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IVU Online News April 2010
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Table of Contents

Interview with Coordinator of V-Label Scheme for Veg Food
Do You Want Lots and Lots of Veg News?
Interview with President of Vegetarian Union of Paraguay 
How I Became a Vegetarian – Thanks to a Fish
Welcome to New IVU Members
Study Compares Bone Fracture Rates According to Diets
IVU Manager Blogs on VegSource Site
Starter Kits 
Upcoming Events
Welcome to Organisations That Have Recently Registered with IVU
Other Online Sources of Veg News
Please Send News to IVU Online News


Interview with Coordinator of V-Label Scheme for Veg Food  See full size image
In the following interview, reprinted with permission from EVANA, Renato Pichler, founder and coordinator of the European Vegetarian Union’s (EVU) V-Label Scheme, talks about how EVU is expanding the scheme. Here’s an excerpt. The entire interview is at Also, Vegetarian Society UK also has a labelling scheme for veg food:

Question: What makes the system interesting enough for producers and restaurants to join it?

Answer: It is the only label which is recognized all over Europe by all vegetarian organizations. It is important to mention that also the European Vegetarian Union (EVU), the umbrella organization for European vegetarian organizations, supports and promotes it. Contrary to company-owned labels, the European V-label enjoys full confidence of the target consumer groups. Moreover the scheme offers licensees access to vegetarian organizations interested in promoting their products and services.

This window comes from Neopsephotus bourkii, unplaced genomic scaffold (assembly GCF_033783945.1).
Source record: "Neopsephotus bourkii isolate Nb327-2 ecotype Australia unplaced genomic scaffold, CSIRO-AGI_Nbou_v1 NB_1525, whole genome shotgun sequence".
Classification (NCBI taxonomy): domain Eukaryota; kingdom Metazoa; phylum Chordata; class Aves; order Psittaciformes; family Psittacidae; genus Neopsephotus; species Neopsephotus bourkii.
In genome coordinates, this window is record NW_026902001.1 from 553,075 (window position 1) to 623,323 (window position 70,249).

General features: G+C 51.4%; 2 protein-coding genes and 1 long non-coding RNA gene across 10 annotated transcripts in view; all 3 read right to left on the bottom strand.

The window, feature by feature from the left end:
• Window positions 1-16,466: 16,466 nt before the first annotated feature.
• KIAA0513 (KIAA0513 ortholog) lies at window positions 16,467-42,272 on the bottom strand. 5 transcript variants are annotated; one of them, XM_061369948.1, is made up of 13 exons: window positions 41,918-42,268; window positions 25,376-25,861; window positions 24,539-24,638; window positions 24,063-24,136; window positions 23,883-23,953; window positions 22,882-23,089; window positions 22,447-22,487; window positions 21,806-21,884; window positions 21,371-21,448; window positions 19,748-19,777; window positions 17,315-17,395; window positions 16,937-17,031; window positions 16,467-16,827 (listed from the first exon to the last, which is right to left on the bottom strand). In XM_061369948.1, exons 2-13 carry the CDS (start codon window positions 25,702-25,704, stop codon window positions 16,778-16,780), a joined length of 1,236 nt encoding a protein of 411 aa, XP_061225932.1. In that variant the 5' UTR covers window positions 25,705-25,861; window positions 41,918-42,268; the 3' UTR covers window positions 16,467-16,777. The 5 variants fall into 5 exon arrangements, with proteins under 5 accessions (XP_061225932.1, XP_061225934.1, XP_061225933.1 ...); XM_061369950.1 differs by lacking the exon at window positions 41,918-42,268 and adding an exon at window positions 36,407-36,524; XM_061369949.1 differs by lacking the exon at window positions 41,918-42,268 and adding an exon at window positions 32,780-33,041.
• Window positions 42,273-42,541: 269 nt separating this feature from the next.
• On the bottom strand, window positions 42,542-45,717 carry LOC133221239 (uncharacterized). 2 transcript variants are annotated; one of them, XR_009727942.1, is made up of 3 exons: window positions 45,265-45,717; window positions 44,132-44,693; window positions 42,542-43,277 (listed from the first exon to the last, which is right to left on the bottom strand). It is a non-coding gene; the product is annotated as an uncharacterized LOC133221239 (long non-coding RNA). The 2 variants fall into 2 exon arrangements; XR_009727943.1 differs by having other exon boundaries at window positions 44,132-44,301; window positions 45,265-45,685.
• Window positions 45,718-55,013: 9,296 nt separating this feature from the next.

So we have a win-win situation for all involved:
- For the promotion of their goods all participating companies get easy access to the vegetarian community.
- Vegetarians (and all those wanting to eat meatless from time to time) enjoy a label system they can fully trust.
- The participating vegetarian organizations can use their know-how for controls and establish contacts to the food industry.


Do You Want Lots and Lots of Veg News?
For those of you not satisfied with monthly or weekly newsletter, please try IVU-Veg-News E-Mail List: It is basically a news wire dedicated exclusively to veg news.


Interview with President of Vegetarian Union of Paraguay